If you like fish, you’re gonna love Bay Port Fish Company.
Fresh, flopping fish – lake whitefish, yellow perch, walleye, catfish, trout, cod, and more – arrive daily by boat or truck to this popular, family-operated commercial fishery in Michigan’s Thumb.
Today, Tod Williams and his daughter, Lakon, run the wholesale and retail operations in Bay Port.
We’re talking lots
“On average, we haul in about 200,000 pounds of whitefish out of Lake Huron each season,” says Lakon Williams, whose family has owned the company since 1978. “It’s definitely hard work, but we love it.”
The Bay Port Fish store is open daily April through October and attracts visitors from across Michigan.
Established in 1895, Bay Port Fish
was one of thousands of commercial fishing operations that flourished in the Great Lakes and employed tens of thousands of people. Today, however, there are only 13 state-licensed commercial fisheries in Michigan – including Bay Port Fish.
Whitefish, yellow perch, walleye, catfish, trout, cod, and more arrive daily by boat or truck to Bay Port Fish Co. in Michigan’s Thumb.
The town of Bay Port (population 464) is probably best known for its annual Fish Sandwich Festival held the first full weekend of August. The fish sandwich frenzy began in 1949 when Henry Engelhard began selling fish sandwiches in front of his house to pay his daughter’s college tuition. His sales grew so much over the years that in 1978 it became the Bay Port Fish Sandwich Festival.
That year, Tod Williams and his brother, Forrest, bought the business from Engelhard with their best friend, Dennis Root, even though none of them knew the first thing about commercial fishing. They soon learned.
Renovations over the winter were carefully designed to continue to allow visitors to watch the crew clean and filet fish.
Today, Tod Williams and his daughter, Lakon, carry on the family business in tiny Bay Port through a combination of wholesale and retail operations – and their thriving on-site store.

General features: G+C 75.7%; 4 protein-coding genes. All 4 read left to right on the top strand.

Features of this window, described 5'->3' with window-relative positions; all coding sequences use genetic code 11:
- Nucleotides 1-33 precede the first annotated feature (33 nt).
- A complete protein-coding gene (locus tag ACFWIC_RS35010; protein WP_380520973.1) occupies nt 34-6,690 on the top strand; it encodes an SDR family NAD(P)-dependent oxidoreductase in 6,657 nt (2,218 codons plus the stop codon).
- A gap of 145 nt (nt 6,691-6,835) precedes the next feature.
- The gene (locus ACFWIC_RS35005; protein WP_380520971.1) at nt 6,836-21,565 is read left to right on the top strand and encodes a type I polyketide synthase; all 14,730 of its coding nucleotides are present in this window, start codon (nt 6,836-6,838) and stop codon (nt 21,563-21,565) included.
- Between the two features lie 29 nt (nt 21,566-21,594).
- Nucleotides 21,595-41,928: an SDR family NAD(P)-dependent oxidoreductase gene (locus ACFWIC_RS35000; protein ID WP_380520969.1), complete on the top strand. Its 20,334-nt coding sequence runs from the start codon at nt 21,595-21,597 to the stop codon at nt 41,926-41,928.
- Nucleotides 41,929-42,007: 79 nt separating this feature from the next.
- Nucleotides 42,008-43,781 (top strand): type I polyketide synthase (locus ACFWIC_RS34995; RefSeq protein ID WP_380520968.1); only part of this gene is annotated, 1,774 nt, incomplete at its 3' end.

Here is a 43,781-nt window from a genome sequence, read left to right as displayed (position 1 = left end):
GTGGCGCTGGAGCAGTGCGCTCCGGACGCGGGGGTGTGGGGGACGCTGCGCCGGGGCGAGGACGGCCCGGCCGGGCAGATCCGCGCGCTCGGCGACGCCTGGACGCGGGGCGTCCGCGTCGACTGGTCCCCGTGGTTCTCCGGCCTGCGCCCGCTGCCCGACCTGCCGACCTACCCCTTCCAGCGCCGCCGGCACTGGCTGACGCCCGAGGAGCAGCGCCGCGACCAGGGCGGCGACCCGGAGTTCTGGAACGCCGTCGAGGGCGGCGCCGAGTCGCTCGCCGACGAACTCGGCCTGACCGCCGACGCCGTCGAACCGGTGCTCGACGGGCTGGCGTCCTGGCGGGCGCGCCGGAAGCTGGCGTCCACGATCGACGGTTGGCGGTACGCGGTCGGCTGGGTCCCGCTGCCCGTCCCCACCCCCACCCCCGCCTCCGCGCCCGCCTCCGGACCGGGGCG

“My dad catches the fish and I sell them. It’s a pretty neat way of life,” Lakon Williams says.
In the beginning, the Williams brothers and Root knew little about commercial fishing. They quickly learned, though, and the business thrived.Fish come first in Bay Port
Each spring, Tod Williams and his crew climb aboard The Osprey and set their nets for the season in Lake Huron, about eight miles off Port Austin. Then, every morning at daylight for the next seven months, The Osprey motors out of Bay Port and returns in the afternoon loaded with whitefish.
The company sends boats into Lake Huron to catch fish to sell, but also buys fish from trusted sources.
In addition to the whitefish they catch themselves, the Williams family sells an array of fish and seafood purchased directly from other anglers they know and trust.
Smoked fish are at the center of a popular soup recipe that the fish company shares with customers.
Once the fish arrive in Bay Port, a crew of eight to 18 workers begins the time-consuming process of fileting and de-boning the catch by hand. The fish are then frozen immediately or sold fresh to groceries, restaurants, or walk-in customers.
Returning customers will notice the family renovated the storefront over the winter.